As regards the chemical analyses, the TSS and TA levels in the juice bags are undoubtedly among the most important quality indices for Clementine fruits. During ripening, there is an increase in TSS and a decrease in TA that give citrus fruits the typical sweet taste [28,29]. The optimal maturity values of TSS and TA should be between 10 and 13 °Bx and from 0.6 to 1.4%, respectively [30]. However, the values of these parameters can be significantly influenced by environmental and metabolic factors [31]. Post-harvest, keeping these parameters within the limits abovementioned ensures that the fruits keep the typical fresh and sweet taste over time. In this study, both the use of MAP and AL allowed for maintaining, unchanged, the basic characteristics after peeling during 21 days of storage, while CTR showed a marked qualitative decay after the 7th day of storage. These results suggest that both MAP and AL allow for slowing down the metabolic processes that underlie the qualitative decay of fruits. Also, the results obtained for the headspace confirm that CTR samples (without MAP and edible coating) produced a more intense metabolic activity due to respiration and transpiration processes that occurred after the peeling of the fruit [32,33]. Currently, there are no studies on edible coatings on Clementine segments; however, similar results were obtained by the application of edible coatings on whole citrus fruits [15] and Clementine fruits treated at pre-harvest with foliar application of Si-Ca and stored for 30 days [34].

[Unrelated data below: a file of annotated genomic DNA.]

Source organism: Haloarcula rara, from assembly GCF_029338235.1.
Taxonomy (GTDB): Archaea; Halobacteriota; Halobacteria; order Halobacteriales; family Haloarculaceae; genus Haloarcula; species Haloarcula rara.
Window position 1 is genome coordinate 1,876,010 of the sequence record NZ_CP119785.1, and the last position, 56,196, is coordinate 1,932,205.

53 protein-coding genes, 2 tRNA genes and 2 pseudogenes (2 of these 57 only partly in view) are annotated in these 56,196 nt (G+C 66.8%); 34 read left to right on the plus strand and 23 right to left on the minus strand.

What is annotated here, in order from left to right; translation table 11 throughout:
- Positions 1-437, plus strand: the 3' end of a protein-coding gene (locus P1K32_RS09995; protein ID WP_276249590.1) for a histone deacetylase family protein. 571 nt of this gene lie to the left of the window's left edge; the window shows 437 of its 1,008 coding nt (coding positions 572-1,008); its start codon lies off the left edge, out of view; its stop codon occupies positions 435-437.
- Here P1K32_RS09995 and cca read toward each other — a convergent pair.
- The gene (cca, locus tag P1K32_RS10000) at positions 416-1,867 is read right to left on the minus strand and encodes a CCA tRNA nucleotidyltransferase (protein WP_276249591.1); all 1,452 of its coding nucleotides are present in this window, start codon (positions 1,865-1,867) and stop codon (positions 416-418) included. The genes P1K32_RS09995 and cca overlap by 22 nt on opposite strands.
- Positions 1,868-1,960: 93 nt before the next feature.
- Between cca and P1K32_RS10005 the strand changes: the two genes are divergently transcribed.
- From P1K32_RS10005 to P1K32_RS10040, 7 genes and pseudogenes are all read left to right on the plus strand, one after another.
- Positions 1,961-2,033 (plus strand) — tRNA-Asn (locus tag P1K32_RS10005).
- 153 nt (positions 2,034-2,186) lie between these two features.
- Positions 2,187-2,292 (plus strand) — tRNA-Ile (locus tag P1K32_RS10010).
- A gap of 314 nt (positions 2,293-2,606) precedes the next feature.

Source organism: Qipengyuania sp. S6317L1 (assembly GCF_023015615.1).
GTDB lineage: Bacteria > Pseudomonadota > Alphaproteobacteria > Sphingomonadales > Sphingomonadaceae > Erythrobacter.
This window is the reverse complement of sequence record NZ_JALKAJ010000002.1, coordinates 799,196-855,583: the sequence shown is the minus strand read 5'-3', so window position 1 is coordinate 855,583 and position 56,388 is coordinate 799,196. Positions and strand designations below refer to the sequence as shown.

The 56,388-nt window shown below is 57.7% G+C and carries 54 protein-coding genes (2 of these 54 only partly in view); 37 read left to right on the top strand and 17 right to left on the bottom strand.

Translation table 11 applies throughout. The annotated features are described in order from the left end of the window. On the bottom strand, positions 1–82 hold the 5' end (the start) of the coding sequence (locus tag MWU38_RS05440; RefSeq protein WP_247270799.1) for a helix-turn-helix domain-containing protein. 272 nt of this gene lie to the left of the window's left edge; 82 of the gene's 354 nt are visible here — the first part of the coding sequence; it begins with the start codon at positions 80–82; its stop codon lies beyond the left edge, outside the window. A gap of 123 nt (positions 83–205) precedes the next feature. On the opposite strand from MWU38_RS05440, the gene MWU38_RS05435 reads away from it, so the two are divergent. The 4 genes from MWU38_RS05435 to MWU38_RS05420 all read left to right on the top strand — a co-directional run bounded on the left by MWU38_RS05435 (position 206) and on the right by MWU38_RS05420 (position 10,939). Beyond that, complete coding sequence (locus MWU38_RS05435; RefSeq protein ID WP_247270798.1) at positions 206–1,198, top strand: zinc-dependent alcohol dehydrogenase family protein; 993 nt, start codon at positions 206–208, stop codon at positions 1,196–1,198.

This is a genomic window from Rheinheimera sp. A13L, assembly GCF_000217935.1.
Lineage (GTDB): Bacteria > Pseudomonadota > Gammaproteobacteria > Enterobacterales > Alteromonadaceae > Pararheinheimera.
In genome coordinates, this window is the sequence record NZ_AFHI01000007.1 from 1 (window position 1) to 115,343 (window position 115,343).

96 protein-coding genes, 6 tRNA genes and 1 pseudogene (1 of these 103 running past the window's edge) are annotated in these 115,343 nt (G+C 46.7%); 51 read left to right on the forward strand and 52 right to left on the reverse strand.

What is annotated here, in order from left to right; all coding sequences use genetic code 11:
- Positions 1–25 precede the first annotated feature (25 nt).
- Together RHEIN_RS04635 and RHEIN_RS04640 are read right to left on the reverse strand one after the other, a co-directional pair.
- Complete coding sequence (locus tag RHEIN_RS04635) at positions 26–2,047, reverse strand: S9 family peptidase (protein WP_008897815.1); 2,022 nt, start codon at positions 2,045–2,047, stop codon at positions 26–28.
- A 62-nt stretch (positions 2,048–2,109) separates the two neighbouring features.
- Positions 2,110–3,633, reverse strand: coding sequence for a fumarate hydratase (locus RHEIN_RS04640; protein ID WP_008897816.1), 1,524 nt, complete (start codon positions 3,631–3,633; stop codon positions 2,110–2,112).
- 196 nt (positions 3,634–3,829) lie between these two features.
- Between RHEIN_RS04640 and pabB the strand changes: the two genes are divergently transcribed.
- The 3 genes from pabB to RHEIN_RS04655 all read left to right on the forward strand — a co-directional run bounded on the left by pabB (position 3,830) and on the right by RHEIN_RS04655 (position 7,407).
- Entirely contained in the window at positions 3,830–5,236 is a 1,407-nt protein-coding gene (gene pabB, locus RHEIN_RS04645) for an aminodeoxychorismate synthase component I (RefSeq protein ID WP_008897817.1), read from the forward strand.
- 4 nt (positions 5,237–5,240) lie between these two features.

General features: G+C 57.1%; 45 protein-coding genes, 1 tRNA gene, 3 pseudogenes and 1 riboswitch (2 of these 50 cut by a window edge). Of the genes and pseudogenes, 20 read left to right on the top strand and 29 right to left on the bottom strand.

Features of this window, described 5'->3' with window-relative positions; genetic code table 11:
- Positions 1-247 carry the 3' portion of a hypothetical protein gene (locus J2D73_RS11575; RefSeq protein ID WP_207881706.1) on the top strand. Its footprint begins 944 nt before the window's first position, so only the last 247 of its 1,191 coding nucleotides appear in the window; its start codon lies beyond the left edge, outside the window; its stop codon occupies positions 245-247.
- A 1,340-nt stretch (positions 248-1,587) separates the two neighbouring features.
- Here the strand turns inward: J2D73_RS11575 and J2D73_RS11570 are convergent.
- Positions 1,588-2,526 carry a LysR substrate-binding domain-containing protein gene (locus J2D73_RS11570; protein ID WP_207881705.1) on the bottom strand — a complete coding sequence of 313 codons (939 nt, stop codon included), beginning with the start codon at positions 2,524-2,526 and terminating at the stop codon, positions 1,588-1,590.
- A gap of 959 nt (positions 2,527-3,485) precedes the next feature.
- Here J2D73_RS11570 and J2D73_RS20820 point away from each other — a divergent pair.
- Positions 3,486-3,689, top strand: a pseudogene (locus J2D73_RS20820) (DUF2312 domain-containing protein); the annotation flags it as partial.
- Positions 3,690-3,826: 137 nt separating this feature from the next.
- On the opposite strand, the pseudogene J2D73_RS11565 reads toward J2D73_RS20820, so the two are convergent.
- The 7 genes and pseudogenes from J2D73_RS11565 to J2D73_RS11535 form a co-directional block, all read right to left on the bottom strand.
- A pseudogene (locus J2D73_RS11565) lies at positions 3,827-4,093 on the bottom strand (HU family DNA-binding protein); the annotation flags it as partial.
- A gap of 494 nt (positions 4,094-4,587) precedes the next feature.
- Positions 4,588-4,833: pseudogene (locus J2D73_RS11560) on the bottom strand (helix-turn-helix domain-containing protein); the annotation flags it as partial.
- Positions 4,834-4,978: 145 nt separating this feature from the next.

The health, nutritional, and antioxidant properties of Clementine fruits have been recognized by many authors [2,35,36,37,38,39]. These properties are explained by the synergistic effect of phenolic compounds and organic acids (such as ascorbic, citric, and malic acid) present in fruits [23]. During storage, these compounds can be subjected to a decrease, depending on the storage conditions (packaging, temperature, lighting, and presence of oxygen and ethylene). In addition to physical and sensory characteristics, the purpose of this work was to investigate the effect of MAP and AL in preserving the bioactive compounds and antioxidant activity of ready-to-eat Clementine segments.